There are still loads of things I want to do before we move out to buy a house next year. I have a list of all the places I want to eat, museums I want to visit, experiences I want to have. There's just so much to do here. I could never be bored.

I'll end this post as Josh ended his tour.
Manchester has everything except good looks.
Manchester has everything except a beach.
This is Manchester. We do things differently here.

Wednesday, 25 May 2016

Life Lately

Life has been good lately. Since the marathon I've had an almost overwhelming amount of free time. It's amazing how much time you have when you're not spending a dozen hours a week running, or preparing to run, or recovering from running. I've actually had time to relax. Or at least try to. I have a difficult relationship with free time, and find relaxing makes me feel very guilty. So I've done my kind of relaxing. Baking. Making plans. Reading. Organising. And even watching some TV.

I've been able to have weekends away without worrying about missing runs. I've been able to make plans midweek and have plans for Sundays instead of spending them in a daze. I've been able to work away without worrying about missing my run because of a 7am train.

That's not to say I'm glad that marathon is over. I've well and truly got the bug. I've applied for a London Marathon place for 2017 and if I don't get one I'm considering the new Birmingham marathon next year. I'm already signed up for another half marathon later this year, and plan at least a couple more next year. I missing training more than I could ever have expected, but I am enjoying having time to enjoy other pursuits.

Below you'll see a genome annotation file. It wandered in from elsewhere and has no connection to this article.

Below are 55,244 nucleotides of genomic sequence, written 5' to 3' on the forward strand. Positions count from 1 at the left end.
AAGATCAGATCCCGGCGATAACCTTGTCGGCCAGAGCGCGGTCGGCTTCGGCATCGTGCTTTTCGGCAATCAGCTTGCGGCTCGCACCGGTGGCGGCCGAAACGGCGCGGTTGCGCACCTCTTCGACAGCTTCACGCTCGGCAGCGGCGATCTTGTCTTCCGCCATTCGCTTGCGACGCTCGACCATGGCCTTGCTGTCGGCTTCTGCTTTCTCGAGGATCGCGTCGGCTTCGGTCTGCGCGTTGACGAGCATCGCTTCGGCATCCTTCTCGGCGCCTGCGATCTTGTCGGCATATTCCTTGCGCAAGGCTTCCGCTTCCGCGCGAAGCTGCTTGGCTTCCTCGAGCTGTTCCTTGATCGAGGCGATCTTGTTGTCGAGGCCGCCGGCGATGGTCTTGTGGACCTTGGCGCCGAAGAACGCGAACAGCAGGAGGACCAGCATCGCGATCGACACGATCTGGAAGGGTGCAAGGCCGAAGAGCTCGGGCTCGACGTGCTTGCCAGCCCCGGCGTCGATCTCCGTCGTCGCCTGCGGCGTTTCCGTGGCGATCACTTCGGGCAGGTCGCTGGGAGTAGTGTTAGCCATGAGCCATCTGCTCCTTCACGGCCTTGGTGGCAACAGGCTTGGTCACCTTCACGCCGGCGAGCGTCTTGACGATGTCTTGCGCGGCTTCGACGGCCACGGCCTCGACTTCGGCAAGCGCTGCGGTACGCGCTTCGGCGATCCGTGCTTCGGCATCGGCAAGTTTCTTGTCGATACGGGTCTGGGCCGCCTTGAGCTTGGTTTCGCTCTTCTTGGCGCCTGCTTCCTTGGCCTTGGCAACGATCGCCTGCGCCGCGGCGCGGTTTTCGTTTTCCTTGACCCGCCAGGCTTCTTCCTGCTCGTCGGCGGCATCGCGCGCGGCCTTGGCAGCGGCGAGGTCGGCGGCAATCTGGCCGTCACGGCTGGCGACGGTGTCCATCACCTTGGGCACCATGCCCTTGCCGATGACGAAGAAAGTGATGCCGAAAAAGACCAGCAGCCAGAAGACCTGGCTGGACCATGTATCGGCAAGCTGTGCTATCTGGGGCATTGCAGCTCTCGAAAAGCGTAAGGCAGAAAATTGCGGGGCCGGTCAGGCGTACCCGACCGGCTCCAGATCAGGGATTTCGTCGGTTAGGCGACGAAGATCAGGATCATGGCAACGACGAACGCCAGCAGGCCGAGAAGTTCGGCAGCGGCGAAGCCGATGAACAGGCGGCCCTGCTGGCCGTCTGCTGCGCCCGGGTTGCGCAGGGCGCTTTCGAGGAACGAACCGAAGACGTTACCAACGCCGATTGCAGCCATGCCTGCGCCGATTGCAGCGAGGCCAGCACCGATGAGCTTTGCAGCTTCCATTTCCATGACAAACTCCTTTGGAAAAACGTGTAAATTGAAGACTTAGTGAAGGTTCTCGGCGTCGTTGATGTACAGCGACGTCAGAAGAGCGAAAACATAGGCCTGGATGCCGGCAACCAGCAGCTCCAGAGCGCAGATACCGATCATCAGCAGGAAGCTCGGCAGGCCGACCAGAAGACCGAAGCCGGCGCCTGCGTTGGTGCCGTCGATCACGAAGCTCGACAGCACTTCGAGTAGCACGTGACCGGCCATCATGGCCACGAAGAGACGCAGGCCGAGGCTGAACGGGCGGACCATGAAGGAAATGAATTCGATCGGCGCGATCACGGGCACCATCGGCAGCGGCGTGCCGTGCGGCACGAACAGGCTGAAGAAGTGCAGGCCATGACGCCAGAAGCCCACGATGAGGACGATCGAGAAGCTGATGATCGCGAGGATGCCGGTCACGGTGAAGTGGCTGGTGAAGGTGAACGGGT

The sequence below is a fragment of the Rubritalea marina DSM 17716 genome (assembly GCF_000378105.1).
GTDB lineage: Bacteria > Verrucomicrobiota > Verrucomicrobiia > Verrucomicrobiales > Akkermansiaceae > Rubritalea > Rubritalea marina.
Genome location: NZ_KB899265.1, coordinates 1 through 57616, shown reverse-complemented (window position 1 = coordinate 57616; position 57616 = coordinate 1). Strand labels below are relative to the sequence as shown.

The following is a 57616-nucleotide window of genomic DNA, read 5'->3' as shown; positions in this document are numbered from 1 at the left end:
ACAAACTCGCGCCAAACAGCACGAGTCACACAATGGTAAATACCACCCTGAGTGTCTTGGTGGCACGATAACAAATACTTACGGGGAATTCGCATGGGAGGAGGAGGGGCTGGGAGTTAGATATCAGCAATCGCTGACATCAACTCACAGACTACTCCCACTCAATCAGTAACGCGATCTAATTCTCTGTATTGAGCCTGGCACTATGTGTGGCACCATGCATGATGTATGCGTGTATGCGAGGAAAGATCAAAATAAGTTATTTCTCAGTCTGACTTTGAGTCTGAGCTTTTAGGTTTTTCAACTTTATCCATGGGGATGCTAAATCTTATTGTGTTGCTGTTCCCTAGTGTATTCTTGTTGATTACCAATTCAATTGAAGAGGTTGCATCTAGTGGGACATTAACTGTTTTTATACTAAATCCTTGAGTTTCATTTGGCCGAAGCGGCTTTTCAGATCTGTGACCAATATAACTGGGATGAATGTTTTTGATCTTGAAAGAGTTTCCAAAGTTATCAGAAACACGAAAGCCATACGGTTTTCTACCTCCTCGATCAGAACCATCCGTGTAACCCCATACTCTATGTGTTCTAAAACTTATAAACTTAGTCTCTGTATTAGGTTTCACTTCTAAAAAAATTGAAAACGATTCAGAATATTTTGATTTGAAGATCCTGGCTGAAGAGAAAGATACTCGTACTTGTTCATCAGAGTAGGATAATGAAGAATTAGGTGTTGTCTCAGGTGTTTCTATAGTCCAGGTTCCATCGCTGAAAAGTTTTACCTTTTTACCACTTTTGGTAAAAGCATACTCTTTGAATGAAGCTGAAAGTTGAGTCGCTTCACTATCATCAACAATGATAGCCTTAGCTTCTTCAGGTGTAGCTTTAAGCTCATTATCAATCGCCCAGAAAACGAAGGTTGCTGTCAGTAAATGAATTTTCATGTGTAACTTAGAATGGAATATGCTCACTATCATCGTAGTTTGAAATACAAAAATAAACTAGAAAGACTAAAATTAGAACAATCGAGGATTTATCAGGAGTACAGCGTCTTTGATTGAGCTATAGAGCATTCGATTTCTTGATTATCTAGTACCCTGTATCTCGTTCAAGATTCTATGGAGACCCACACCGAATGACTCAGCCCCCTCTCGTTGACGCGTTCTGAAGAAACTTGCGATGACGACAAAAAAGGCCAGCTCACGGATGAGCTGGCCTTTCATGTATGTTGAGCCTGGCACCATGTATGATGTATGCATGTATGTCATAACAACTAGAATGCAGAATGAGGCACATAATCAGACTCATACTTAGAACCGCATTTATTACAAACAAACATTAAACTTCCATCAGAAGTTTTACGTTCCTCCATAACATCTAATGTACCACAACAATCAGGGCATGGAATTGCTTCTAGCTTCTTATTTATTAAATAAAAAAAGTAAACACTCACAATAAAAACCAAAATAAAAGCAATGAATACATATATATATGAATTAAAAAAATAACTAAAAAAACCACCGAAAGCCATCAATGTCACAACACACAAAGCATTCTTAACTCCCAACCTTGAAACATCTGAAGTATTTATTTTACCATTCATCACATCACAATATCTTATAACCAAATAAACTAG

Slipping into the new routine that a new job brings has been surprisingly easy. I thought I would resent my near-hour commute after being able to walk to work for the last year, but I enjoy my alone time to read on my bus journey. I'm still in the early stages of figuring out my job, but for the first time I feel like I actually know stuff and I actually have expertise and knowledge that other people don't. It's terrifying and exciting and strange and I'm excited to have projects to really get my teeth into soon.

I've been travelling a lot lately. Some trips for business. Some for pleasure. We had two days away in Liverpool last Bank Holiday weekend where we stayed with Phil's grandparents in the Wirral. We spent hours chatting with them, went for dinner with friends, went to the Beatles Museum in the torrential rain and two hours later went on a bus tour and ate ice cream in the sun. It was wonderful. This weekend I'm planning for us to do a "tourist" day in Manchester - a walking tour, a museum, lunch somewhere new. I love this city more than I could ever explain and I'm excited to do some of the things I've been meaning to do for years.

I've also been away for work a lot. Newcastle twice, Yorkshire, London and three days away in Canterbury. I'm in Statford next month. I've never travelled for work before! It's exciting to be away for a few days and see a new place. I went for a run both days I was in Canterbury, (and got spectacularly lost) but it definitely meant I saw a bit more of the city than I would have seen just sat in meetings.

I've still been running. Last week I got a parkrun PB (25:36) and this weekend I ran my third Great Manchester Run. As you might know, I went to see my friend run GMR three years ago and decided the next day to sign up. And that was how I started my amazing running journey. It's always had a special place in my heart. I've been struggling to recovery fully from injuries I picked up before and during the marathon, but I've finally felt fit again, and was over the moon to finish the race in 54:47 - a 4.5 minute PB and my first 10K in under 55 minutes. It was only a year ago I ran my first 10K in under an hour at last year's GMR. I was absolutely thrilled.
My Mum the Great Manchester Run too! I'm very proud of her running her first 10K.